CD Review of Snakes & Arrows by Rush

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Snakes & Arrows
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First off, it must be said: there ought to be a law stating that no Rush album should ever contain more than ten songs. Eleven Rush songs in one sitting, and you’ve been overserved. The band themselves observed that rule for over ten years, and while there is surely a snarky comment to be made about how that was due to the band’s inability to write more than six or eight good songs at any given time, it will not be made here on the grounds that that would be both untrue and unfair.

This is a strange time to be Rush. On one hand, their music hasn’t been remotely sexy – nor, to be honest, has it been particularly good – since the release of Counterparts in 1993, the last year that classic rock radio meant, well, anything. On the other hand, the bands that are currently in power rotation on modern rock radio are regurgitating classic rock riffs by the pound. (Heard that new White Stripes single yet? Holy recorders, Batman.) This puts Rush in a position to benefit greatly by simply being…Rush. Instead, they make the, ahem, 13-track Snakes & Arrows, the most atypical Rush album of their career. For a band that has had such an insular method to their songwriting, they picked a curious time to display the influences of others.

Leadoff track “Far Cry” is everything you expect from a Rush song, chock full o’ odd time signatures, air guitar-friendly riffs and a nifty pre-chorus/chorus section the likes of which Rush hasn’t assembled in ages. From there, things get, well, interesting. Alex Lifeson’s acoustic guitars get a severe workout on the entire album, including the lilting instrumental “Hope.” “The Way the Wind Blows,” meanwhile, is downright bluesy, or at least the intro and verses are. The chorus is actually kinda schmaltzy.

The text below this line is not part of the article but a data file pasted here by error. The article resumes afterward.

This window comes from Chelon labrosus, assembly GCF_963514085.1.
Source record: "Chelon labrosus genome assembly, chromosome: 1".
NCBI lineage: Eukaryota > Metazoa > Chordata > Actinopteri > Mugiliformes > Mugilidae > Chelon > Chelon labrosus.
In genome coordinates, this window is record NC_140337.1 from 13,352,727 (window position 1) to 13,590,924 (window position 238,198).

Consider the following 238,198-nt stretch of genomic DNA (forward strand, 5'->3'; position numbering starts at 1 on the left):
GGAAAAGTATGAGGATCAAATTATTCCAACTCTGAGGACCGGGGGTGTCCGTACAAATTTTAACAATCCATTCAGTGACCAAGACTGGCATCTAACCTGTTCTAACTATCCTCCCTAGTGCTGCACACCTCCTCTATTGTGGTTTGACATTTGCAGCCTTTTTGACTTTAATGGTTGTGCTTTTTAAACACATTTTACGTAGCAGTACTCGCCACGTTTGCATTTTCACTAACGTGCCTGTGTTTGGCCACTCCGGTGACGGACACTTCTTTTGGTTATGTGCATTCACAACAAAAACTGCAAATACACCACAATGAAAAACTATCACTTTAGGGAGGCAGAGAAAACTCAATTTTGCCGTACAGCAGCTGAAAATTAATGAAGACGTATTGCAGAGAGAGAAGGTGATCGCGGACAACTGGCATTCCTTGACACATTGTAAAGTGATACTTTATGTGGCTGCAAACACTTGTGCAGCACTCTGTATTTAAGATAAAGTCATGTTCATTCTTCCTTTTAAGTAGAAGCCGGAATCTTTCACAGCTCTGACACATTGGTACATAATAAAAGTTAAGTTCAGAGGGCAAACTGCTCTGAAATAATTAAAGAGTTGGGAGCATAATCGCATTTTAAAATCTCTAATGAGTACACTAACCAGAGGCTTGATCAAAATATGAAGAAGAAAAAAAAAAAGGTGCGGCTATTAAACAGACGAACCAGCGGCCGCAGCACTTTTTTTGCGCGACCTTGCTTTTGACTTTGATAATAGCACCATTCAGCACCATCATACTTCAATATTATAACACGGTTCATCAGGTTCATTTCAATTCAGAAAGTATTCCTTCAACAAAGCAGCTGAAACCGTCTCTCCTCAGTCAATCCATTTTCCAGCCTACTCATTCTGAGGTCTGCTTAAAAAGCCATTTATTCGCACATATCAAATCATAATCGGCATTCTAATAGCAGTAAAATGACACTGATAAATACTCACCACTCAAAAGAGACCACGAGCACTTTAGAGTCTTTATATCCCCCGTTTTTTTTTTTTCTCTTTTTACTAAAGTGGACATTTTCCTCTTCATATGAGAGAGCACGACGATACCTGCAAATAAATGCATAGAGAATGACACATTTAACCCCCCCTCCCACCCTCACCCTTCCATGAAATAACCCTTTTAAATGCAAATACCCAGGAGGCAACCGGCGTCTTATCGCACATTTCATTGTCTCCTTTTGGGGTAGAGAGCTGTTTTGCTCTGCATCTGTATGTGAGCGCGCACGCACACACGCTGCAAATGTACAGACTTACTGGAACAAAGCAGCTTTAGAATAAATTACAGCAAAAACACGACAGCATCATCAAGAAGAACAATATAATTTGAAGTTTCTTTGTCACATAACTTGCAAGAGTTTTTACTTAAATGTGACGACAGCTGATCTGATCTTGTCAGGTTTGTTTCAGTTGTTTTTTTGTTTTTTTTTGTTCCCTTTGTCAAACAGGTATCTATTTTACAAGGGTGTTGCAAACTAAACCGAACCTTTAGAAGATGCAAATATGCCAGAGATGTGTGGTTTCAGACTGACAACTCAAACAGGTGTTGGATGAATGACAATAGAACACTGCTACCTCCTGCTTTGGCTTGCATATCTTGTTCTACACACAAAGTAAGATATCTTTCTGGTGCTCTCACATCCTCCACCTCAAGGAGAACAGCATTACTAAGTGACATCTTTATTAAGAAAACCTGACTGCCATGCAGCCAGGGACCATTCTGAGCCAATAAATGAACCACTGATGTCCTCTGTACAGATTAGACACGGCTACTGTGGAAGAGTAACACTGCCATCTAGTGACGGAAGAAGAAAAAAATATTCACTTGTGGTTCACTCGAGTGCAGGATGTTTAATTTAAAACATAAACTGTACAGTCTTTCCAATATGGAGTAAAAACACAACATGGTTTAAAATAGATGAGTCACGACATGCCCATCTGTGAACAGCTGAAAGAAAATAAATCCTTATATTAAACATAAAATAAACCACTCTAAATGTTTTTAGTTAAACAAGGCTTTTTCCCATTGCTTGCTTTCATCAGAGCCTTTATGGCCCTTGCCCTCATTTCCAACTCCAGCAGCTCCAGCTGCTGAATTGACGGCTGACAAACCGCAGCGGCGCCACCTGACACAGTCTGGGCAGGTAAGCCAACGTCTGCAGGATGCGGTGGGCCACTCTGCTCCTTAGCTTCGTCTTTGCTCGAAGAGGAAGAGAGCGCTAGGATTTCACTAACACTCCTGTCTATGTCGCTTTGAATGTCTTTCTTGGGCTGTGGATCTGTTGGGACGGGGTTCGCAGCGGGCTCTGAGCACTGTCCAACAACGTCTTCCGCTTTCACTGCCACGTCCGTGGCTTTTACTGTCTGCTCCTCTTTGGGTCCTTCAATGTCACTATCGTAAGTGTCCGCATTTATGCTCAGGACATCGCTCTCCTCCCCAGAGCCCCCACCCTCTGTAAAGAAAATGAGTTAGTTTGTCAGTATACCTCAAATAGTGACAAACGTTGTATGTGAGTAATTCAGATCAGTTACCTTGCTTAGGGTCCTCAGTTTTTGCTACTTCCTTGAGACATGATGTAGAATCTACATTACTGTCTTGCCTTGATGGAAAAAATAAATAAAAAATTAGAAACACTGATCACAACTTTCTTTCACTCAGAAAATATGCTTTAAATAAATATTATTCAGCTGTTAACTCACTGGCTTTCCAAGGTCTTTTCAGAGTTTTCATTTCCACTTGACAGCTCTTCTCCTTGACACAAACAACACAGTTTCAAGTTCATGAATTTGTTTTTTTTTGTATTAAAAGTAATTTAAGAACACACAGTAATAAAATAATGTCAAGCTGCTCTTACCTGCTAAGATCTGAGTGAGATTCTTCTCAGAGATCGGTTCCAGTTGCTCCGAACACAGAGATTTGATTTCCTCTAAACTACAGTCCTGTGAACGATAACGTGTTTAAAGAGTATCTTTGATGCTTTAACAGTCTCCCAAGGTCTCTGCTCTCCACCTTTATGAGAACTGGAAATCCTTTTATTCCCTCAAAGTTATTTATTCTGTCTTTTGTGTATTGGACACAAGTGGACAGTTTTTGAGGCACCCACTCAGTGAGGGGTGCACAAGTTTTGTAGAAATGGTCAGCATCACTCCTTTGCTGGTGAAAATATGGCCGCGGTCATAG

Lilting? Schmaltzy? Not words that one normally associates with Rush, true. In fairness, this would not be the first time the band has embraced the middle of the road, and many of those songs (“Ghost of a Chance,” “Tears,” “Losing It,” “Different Strings”) rank among the band’s finest. However, Snakes & Arrows strikes this chord much more often than any Rush album has ever dared, and the overall lack of energy from a power rock trio, frankly, is jarring.

As for those new influences, some are more welcome than others. The grandiose “Spindrift” is proof that the band is more than aware of Muse’s existence (full confession: it is this writer’s personal goal to see Rush cover Muse’s “Stockholm Syndrome”), and “Armor and Sword” brings to mind what the front half of Metallica’s “One” would sound like if it included some of Lifeson’s ringing guitar harmonics. “Bravest Face” sounds like King’s X doing an impression of Rush (take that comment any way you like), but perhaps the most startling moment on Snakes & Arrows is “Faithless,” which sounds like…Staind. Yep, Rush found an unlikely ally in Staind’s 12-step lyrical recovery and plodding beats (with all due respect to the losses drummer and lyricist Neil Peart has suffered in the last ten years, reading about it gets ponderous in a hurry). Does the world need two Stainds? Does a Rush album need three instrumental tracks?

Perhaps Snakes & Arrows only seems like a disappointment because it gives the listener literally twice as many opportunities to actually be disappointed as the typical Rush album once did. Cut the track listing down to ten – or if you want to get really old school, six to eight – and we could be talking about the comeback of the year. Instead, we’re talking about the band that wouldn’t leave. What a shame.

~David Medsker